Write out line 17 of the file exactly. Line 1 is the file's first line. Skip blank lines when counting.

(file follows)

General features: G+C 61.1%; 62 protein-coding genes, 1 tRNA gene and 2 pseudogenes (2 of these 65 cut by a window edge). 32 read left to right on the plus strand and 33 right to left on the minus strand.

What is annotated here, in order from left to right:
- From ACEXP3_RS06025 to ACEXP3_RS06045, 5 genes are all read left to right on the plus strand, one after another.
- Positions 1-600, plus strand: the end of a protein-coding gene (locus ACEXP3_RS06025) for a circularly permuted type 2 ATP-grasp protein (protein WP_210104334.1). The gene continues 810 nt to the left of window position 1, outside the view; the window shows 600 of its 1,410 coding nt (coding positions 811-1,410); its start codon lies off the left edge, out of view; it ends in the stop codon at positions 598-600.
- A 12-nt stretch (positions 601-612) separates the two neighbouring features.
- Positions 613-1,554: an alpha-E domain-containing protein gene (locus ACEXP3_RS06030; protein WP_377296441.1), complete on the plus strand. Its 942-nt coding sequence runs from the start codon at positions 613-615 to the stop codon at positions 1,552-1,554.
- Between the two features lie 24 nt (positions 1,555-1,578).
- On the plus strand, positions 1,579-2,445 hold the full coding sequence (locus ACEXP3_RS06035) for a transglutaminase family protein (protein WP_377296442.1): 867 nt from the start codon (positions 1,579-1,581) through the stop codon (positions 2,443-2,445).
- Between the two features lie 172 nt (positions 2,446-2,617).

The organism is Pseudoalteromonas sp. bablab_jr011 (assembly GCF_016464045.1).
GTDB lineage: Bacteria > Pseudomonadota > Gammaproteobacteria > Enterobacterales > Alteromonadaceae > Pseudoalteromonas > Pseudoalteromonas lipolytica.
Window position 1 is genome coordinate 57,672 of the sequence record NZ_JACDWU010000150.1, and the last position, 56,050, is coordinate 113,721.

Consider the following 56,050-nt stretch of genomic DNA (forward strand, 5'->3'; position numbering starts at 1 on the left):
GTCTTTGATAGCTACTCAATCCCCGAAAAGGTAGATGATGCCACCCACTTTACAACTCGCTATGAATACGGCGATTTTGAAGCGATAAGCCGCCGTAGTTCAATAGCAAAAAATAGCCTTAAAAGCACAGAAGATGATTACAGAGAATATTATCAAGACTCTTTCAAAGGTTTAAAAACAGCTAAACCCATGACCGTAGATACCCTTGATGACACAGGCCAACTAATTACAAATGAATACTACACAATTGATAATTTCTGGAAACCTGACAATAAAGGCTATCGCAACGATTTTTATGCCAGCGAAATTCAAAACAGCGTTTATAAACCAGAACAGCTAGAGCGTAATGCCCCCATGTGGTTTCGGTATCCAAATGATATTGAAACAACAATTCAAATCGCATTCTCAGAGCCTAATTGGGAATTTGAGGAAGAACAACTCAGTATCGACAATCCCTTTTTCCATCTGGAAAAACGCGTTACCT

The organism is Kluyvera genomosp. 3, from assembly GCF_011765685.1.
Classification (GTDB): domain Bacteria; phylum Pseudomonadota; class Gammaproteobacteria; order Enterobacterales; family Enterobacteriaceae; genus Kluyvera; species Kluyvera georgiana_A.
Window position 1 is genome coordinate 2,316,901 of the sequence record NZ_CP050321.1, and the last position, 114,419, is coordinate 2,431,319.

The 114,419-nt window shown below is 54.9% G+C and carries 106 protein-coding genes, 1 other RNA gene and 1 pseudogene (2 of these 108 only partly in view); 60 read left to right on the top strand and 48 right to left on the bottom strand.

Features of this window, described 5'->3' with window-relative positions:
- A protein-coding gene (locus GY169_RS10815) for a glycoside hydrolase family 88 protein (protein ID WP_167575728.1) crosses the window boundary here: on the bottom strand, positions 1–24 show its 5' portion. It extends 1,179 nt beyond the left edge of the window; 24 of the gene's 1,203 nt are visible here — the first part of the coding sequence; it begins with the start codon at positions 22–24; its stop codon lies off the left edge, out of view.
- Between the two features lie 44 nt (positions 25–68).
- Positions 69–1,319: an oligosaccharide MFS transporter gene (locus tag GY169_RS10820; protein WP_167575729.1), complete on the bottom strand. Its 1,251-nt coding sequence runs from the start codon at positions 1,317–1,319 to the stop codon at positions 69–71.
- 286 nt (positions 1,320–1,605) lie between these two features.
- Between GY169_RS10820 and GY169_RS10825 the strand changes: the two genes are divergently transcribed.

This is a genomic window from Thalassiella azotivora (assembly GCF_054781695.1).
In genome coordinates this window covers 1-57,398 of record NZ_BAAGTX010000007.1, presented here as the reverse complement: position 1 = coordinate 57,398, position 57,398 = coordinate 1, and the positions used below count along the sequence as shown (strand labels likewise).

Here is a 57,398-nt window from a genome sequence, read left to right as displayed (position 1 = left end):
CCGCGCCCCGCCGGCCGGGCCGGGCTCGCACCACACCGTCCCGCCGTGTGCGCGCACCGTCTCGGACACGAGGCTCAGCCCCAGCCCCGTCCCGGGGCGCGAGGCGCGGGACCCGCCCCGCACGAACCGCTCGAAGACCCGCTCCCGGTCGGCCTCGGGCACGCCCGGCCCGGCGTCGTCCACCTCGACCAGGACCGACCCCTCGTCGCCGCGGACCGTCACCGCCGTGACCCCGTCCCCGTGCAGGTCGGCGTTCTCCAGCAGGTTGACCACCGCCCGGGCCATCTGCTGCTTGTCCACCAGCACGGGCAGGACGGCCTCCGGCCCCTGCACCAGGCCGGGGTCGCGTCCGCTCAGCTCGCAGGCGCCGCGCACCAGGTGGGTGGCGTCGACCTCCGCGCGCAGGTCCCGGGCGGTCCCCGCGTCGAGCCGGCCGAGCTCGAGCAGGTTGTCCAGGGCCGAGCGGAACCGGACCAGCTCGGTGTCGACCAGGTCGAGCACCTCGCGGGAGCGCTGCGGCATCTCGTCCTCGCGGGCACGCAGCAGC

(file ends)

Window position 1 is genome coordinate 2,316,901 of the sequence record NZ_CP050321.1, and the last position, 114,419, is coordinate 2,431,319.